Financial hardship heaps pressure onto mental health services
Benefits cuts have increased demand for mental health services, says report
Published on 11th March 2019
Benefits cuts and the impact of universal credit is placing pressure on NHS mental health services, NHS Providers has warned.
The report by NHS Providers reveals deep disquiet among NHS mental health trust leaders about a substantial care deficit resulting from the impact of growing social and economic hardship in their communities.
The deputy chief executive of NHS Providers, Saffron Cordery said: "It is welcome that more people are seeking support for mental health problems. We have seen great strides in promoting equality between mental and physical health, but there is more to do.
"We need to be realistic about what services we are providing and when people are able to access the care they need and whether these are adequate to meet demand.
"Mental health leaders are clear that social and economic pressures are translating into higher demand for services. This demand is outstripping supply.
"Coupled with staff shortages and concerns that funding earmarked for mental health is not reaching the frontline, providers are worried about their ability to maintain the quality of services they can provide," she added.
While the report cites benefits cuts and the impact of universal credit as significant pressure on mental health services, it also suggests that loneliness, homelessness and financial hardship are contributing factors.
The report welcomes the ambitions for improving mental health services outlined in the NHS long term plan and the Five year forward view for mental health before it, together with increased investment to improve the quality, volume and accessibility of mental healthcare in England.
However, it also shows how demand for services is outstripping supply, and it concludes that the planned funding increase falls far short of the amount needed to close the gap between physical and mental health care.
Leaders from well over half over half (59%) of NHS mental health trusts took part in the survey which reveals that:
More than nine out of 10 said changes to benefits including universal credit are increasing demand for mental health services in their area.
- 97% pointed to increased loneliness and isolation.
- 95% indicated that homelessness was a factor.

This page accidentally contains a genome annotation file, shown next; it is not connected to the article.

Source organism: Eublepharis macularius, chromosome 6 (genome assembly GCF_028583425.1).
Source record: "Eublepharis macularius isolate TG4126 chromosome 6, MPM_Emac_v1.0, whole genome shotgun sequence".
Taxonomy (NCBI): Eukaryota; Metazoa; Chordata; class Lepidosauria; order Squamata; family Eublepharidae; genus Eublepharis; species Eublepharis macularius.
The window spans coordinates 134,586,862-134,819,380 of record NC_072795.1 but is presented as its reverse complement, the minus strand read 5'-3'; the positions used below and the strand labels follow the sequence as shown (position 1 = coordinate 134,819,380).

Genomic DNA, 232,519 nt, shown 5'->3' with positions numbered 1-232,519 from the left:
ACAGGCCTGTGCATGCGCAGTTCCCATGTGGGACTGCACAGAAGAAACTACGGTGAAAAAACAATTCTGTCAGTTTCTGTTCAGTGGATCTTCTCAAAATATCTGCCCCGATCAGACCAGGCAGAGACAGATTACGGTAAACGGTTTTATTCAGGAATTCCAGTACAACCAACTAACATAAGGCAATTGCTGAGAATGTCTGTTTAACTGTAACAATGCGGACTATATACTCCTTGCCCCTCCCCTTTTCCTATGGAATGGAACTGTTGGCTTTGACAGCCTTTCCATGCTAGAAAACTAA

- 98% cited financial hardship, and
- 91% pointed to cuts in local services.
Workforce shortages are also having an impact on mental health trusts' ability to meet demand and provide high quality care. Fewer than one in 10 were confident they currently have the staff they need. When asked about the numbers and skills of staff in two years time, nearly two thirds (62%) said they were very worried.
Furthermore, more than two thirds (69%) of mental health leaders were worried about maintaining the quality of the services they provide over the next two years.
The report calls for greater realism about the demand for mental health services and better planning with input from trusts, commissioners and national bodies. It also urges the development of a national workforce plan, with appropriate focus on the mental health workforce, to be published as soon as possible.The report adds that there should be a mechanism in place to guarantee funding reaches the frontline and urges action on key priorities including reducing out of area placements and meeting the capital investment needs for mental health providers.
Saffron Cordery added: "The NHS long term plan sets out a welcome vision for mental health services, but we need to see greater realism about the demand challenge mental health services face. We need to see urgent action to address the care deficit identified by the sector.
"This must come through measures to lock in funding for the sector, recruit and retain the specialist staff we need and ensure mental health and well-being services play a central role in the development of integrated care systems," she concluded.
NHS Providers is the membership organisation and trade association for the NHS acute, ambulance, community and mental health services that treat patients and service users in the NHS.
Mental health services: Addressing the care deficit
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